"We were trying to bring the hip-hop and contemporary communities together and keep creating work for our friends," says Osato, who has taught for West Coast Dance Explosion and choreographed for studios across the country.

In 2009, Osato, Johnston and Pizarro launched Entity Contemporary Dance, which she and Johnston direct. The company, now based in Los Angeles, won the 2017 Capezio A.C.E. Awards, and, in 2019, Osato was chosen for two choreographic residencies (Joffrey Ballet's Winning Works and the USC Kaufman New Movement Residency), and became a full-time associate professor of dance at Santa Monica College.

At SMC, Osato challenges her students—and herself—by incorporating a live percussionist, a luxury that's been on pause during the pandemic. She finds that live music brings a heightened sense of awareness to the room. "I didn't realize what I didn't have until I had it," Osato says. "Live music helps dancers embody weight and heaviness, being grounded into the floor." Instead of the music dictating the movement, they're a part of it.

Osato uses the musician as a collaborator who helps stir her creativity, in real time. "I'll say 'Give me something that's airy and ambient,' and the sounds inspire me," says Osato. She loves playing with tension and release dynamics, fall and recovery, and how those can enhance and digress from the sound.

"I can't wait to get back to the studio and have that again," she says.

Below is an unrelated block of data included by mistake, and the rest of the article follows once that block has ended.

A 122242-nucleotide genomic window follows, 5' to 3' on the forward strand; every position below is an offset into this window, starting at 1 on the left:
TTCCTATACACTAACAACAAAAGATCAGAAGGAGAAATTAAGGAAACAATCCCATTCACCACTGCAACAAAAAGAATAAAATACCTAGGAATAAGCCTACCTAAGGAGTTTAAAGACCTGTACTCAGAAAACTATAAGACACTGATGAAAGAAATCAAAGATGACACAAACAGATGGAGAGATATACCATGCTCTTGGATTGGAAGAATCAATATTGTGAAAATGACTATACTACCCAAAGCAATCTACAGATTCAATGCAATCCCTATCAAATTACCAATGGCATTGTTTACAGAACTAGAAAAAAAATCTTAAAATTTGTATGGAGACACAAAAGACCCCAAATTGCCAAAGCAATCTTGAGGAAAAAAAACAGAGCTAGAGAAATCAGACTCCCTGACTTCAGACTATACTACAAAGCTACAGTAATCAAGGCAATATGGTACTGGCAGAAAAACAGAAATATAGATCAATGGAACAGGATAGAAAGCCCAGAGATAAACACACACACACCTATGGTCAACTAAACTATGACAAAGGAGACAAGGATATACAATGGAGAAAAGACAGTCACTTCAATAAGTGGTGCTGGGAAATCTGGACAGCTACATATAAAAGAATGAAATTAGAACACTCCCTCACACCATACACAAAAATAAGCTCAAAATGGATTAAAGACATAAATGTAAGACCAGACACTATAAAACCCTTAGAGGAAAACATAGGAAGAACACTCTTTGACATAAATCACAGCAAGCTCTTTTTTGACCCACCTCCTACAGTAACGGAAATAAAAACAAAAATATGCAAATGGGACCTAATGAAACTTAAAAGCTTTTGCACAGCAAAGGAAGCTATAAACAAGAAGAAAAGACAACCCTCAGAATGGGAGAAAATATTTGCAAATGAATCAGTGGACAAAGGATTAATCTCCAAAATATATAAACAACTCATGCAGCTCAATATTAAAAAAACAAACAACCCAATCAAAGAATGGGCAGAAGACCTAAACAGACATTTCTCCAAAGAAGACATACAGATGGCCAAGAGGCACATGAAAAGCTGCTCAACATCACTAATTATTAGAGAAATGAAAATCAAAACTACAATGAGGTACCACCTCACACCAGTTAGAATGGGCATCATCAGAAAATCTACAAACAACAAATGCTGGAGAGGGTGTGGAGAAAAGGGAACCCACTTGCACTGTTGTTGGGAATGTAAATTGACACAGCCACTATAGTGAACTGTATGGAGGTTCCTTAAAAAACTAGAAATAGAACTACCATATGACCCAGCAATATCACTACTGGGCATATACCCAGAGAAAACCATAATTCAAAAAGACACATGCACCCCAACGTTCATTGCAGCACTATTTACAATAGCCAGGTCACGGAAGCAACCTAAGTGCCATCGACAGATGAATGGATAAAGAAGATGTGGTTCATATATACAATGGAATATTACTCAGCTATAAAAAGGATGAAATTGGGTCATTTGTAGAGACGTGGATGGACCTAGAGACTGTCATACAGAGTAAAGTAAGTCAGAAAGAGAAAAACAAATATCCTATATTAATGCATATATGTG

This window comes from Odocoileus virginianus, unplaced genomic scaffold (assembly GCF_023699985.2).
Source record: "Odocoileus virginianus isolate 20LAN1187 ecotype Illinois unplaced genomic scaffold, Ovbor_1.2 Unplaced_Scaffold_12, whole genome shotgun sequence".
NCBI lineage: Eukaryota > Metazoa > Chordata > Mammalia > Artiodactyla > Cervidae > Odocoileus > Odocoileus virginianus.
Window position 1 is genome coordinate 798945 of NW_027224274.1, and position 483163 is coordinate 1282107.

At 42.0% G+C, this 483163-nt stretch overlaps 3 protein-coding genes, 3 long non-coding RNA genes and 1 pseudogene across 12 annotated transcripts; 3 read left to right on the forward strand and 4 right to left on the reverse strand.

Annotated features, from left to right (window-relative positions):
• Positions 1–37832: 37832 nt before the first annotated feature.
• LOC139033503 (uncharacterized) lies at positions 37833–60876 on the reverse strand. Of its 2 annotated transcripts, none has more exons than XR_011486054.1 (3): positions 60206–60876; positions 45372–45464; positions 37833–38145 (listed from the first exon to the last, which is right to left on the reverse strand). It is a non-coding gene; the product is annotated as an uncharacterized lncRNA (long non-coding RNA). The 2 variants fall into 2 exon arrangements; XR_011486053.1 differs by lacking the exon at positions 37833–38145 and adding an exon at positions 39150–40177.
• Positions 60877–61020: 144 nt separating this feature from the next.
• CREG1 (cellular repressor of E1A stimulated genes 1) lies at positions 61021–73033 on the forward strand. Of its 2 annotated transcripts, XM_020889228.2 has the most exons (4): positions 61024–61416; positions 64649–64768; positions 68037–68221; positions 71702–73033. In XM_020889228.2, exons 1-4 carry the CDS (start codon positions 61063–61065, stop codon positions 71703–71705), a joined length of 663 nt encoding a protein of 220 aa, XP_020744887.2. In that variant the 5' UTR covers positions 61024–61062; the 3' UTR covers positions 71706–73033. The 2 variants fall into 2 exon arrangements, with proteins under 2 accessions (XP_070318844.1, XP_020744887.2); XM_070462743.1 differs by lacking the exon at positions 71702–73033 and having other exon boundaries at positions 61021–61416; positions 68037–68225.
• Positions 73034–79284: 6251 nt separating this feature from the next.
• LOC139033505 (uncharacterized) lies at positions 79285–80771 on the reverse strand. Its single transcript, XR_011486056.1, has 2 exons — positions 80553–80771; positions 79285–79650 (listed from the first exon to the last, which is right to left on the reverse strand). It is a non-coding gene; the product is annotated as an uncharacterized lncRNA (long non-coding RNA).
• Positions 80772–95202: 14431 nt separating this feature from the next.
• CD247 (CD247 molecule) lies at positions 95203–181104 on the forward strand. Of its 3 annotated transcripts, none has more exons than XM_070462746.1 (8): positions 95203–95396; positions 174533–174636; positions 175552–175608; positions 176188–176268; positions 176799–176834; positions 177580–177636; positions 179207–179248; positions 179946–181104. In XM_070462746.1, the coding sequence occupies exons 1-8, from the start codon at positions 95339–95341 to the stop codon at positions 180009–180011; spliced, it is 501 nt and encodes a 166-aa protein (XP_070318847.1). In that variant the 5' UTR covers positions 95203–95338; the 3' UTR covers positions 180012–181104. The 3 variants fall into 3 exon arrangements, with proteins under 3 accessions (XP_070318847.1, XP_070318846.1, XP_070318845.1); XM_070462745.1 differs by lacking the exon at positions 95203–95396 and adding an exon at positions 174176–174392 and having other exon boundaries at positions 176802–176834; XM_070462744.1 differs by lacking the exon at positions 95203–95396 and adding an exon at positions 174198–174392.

Osato made Dance Teacher a Spotify playlist with some of her favorite songs for class—and told us about why she loves some of them.

"Get It Together," by India.Arie

"Her voice and lyrics hit my soul and ground me every time. Dream artist. My go-to recorded music in class is soul R&B. There's simplicity about it that I really connect with."

"Turn Your Lights Down Low," by Bob Marley + The Wailers, Lauryn Hill

"A classic. This song embodies that all-encompassing love and gets the whole room groovin'."

"Diamonds," by Johnnyswim

"This song's uplifting energy and drive is infectious! So much vulnerability, honesty and joy in their voices and instrumentation."

"There Will Be Time," by Mumford & Sons, Baaba Maal

"Mumford & Sons' music has always struck a deep chord within me. Their songs are simultaneously stripped-down and complex and feel transcendent."

"With The Love In My Heart," by Jacob Collier, Metropole Orkest, Jules Buckley

"Other than it being insanely energizing and cinematic, I love how challenging the irregular meter is!"